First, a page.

Published on February 6th, 2013 | by Benjamin Howie
The Greatest Hits | Hitman HD Trilogy Review
Summary: The Hitman HD Trilogy is the best way to experience the ultimate assassin simulation on consoles, satisfying both the hitman veteran and the rookie contract killer.
Whilst some of us are happy to envision Agent 47’s signature fibre-wire slowly wrapping around The Brent-meister General’s neck, his words hold some merit with regards to the Hitman series. Technological advances may have suppressed the impact of Hitman 2: Silent Assassin, Hitman: Contracts and Hitman: Blood Money, but the new Hitman HD Trilogy freshens up the paint job, giving Agent 47 new shine and disguising blemishes of old.
No matter the glossy coat, however, the cracks will eventually resurface. The Hitman series—for better or worse—can be somewhat unforgiving, paving the way for numerous episodes of reloaded saves and questionable AI. This set-up can be a potential knockback for newcomers fresh off the boat from 2012’s Hitman: Absolution.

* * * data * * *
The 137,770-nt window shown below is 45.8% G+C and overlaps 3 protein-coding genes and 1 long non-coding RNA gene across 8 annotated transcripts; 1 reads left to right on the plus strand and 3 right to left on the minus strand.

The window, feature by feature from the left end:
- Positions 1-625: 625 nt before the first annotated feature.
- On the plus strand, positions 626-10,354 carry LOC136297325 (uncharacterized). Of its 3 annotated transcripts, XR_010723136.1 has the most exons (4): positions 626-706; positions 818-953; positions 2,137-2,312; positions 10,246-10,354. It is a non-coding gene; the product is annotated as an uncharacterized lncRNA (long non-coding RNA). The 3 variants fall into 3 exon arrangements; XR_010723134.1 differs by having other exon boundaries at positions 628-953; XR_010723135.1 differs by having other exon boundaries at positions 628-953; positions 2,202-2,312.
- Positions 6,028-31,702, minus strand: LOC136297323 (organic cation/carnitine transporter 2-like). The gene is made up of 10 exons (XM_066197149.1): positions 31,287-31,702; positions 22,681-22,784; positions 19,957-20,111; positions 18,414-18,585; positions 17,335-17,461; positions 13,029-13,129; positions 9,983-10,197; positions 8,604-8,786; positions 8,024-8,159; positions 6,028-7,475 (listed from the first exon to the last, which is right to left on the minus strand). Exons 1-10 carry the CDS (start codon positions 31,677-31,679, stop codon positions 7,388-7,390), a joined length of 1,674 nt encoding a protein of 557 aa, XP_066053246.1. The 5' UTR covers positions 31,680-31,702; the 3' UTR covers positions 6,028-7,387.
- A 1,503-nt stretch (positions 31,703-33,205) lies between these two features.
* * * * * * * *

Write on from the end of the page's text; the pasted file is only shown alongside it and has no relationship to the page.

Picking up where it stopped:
But a good idea is a good idea forever. And no small gripe will diminish the atmosphere and grand context present throughout the series’ impressive missions. The Hitman HD Trilogy is the best way to experience the ultimate assassin simulation on consoles, satisfying both the hitman veteran and the rookie contract killer.
Planning the perfect hit is the hallmark of this series. The player is given every opportunity to become as ruthless and calculated as Agent 47 himself. Your ability to carefully observe the environment and pre-empt the actions of your targets or the innocent civilians surrounding them is your primary resource. And even the most intimidating fortresses can’t keep Agent 47 out of business.
But living up to the killer clone’s high standard isn’t an easy path. Reloading your last save is a common occurrence in a quest to land the cleanest kill amidst the energy of a bustling real-world environment.
A private hospital guarded by the most expensive bouncers in the criminal underworld becomes the stage of another well-rehearsed scene for the player. After several hiccups throughout your exploration, you acquire enough knowledge to restart the mission and begin your contract proper.